The new Fatah has nothing to do with the old one
Two important aspects of the Fatah congress are worth noting. The first was the absence of any figure opposing Palestinian President Mahmoud Abbas. The second resided in the choice of the representatives of Palestinians abroad; they were all figures from the West Bank and Gaza who can hardly qualify as leaders.
We all probably agree that Abu Mazen — Abbas’s nom de guerre — is the last among the historic founders of Fatah movement, with the exception, of course, of Farouq Qaddoumi, who refuses to return to the Palestinian territories and who no longer has a role to play, given his age (85).
For a long time, Abbas remained at the second row in the Palestinian leadership. He undoubtedly played a major role in determining the leadership’s foreign relations and especially the relationship with Moscow.
Thanks to his experience in diplomacy, Abbas acquired a fine knowledge of the various regional and international balances of power. He used his expertise during negotiations leading to the Oslo agreement, which was signed on the White House lawn in September 1993. That agreement opened Washington’s gates to Yasser Arafat.
We leave it to history to judge whether Arafat knew how to take advantage of that opportunity. As for Israel, it never imagined that the Oslo agreement could lead to a settlement acceptable to the Palestinians. By deciding to sign the agreement, Israel had wanted to prove that the Palestinians cannot uphold their promises.
Arafat, the historic leader of the Palestinians, remained at the head of Fatah party for almost half a century. Fatah was, right from the beginning, open to a variety of orientations and opinions. This diversity was a source of strength and a source of problems and divisions. Arafat was successful most of the time in controlling the crises.
So, with the exception of its beginnings, Fatah was never a single body. Splits and divisions appeared, especially when Fatah was based in Jordan.
During the civil war in Lebanon, Fatah turned itself into the Muslim army facing Christian forces. Some splinter groups espoused Maoist revolutionary ideologies and others adopted Khomeinist theories. There existed groups that were alleged to be from the Gulf countries, which, except for Oman, have always backed Fatah financially. Some were allied to Egyptian intelligence organisations and many had no allegiance but to the Palestinian cause, which has been overshadowed by sectarian strife in the region.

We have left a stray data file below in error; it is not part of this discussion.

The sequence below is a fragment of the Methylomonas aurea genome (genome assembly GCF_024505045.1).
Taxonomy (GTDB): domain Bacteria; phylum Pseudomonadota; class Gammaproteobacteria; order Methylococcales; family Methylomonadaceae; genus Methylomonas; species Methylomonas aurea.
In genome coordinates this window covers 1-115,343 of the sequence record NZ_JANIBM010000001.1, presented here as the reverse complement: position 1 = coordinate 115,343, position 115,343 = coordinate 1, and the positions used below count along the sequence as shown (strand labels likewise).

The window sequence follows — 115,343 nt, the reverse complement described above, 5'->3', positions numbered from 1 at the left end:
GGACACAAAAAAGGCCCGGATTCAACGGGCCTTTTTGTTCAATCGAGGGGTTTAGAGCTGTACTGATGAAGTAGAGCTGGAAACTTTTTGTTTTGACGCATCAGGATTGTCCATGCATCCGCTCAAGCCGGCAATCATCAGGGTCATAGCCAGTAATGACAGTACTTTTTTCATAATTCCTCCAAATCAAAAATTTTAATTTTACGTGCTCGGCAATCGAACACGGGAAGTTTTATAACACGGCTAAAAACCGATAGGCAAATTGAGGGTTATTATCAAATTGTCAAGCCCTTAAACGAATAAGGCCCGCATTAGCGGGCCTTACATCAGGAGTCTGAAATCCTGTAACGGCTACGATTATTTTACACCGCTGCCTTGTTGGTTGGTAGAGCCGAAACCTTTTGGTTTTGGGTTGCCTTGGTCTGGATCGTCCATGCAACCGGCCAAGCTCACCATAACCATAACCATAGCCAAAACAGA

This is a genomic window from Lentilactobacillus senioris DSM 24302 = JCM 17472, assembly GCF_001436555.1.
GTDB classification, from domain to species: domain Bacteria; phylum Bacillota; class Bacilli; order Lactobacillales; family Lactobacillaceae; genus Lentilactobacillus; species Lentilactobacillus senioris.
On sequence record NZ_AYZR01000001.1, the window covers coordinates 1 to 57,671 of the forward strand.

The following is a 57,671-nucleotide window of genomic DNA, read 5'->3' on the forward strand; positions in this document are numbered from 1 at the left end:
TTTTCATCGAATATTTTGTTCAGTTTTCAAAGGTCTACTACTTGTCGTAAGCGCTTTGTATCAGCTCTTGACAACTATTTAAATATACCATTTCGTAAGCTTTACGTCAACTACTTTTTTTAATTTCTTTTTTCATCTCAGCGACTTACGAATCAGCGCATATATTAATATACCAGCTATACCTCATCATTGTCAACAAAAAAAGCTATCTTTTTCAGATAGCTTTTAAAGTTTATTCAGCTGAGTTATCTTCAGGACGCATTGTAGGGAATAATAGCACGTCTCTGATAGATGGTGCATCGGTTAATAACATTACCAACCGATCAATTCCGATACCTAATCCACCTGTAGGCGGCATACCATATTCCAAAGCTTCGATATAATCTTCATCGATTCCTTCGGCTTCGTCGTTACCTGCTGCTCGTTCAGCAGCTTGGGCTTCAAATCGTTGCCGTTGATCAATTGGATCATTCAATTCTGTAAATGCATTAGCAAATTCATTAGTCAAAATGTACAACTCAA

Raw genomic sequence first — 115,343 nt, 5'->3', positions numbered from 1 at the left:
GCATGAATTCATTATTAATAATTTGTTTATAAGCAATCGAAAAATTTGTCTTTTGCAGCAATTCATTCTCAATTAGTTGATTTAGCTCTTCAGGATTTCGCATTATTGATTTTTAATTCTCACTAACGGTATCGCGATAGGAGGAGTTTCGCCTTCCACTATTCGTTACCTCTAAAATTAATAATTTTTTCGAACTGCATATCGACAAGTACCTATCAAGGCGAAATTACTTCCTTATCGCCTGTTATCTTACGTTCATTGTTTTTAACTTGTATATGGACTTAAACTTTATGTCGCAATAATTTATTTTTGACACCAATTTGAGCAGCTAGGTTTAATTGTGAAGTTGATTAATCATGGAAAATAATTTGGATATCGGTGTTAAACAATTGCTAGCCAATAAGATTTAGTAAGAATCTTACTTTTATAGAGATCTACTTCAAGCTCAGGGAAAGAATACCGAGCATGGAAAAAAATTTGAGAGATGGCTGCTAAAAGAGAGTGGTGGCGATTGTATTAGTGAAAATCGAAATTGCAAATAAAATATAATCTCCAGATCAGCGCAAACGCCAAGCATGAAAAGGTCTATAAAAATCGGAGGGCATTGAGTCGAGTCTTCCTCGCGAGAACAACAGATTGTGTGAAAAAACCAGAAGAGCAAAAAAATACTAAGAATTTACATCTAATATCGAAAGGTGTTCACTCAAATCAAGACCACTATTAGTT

Under Arafat, Fatah fought many unnecessary conflicts with Hafez Assad’s regime in Syria and in Lebanon. It had lost serious competitors to Arafat, Khalil al-Wazir and Salah Khalaf. They competed with Arafat but when circumstances required they were his staunchest supporters.
On Arafat’s death in November 2004, only Abbas remained standing. Abbas was completely different from Arafat. He was a realist first and foremost. He inherited all of Arafat’s roles and titles, including president of the state of Palestine, but at every chance he behaved in such a way as to suggest that he refuses the power practices of his predecessor.
Abbas does not tolerate in his entourage any person with a strong personality. There is no room for discussion with him on any subject. Arafat knew how to use money to achieve his goals. Money was just another weapon at his disposal. Abbas’s attitude towards money was different. In addition, Abbas did not surround himself with people who can competently deal with the media. For him, information was not a weapon.
The questions remain: Are Fatah’s circumstances reason enough for a new Fatah composed only of pro-Abbas figures? Are they reason enough to set aside Arafat’s heritage with both its good and bad aspects?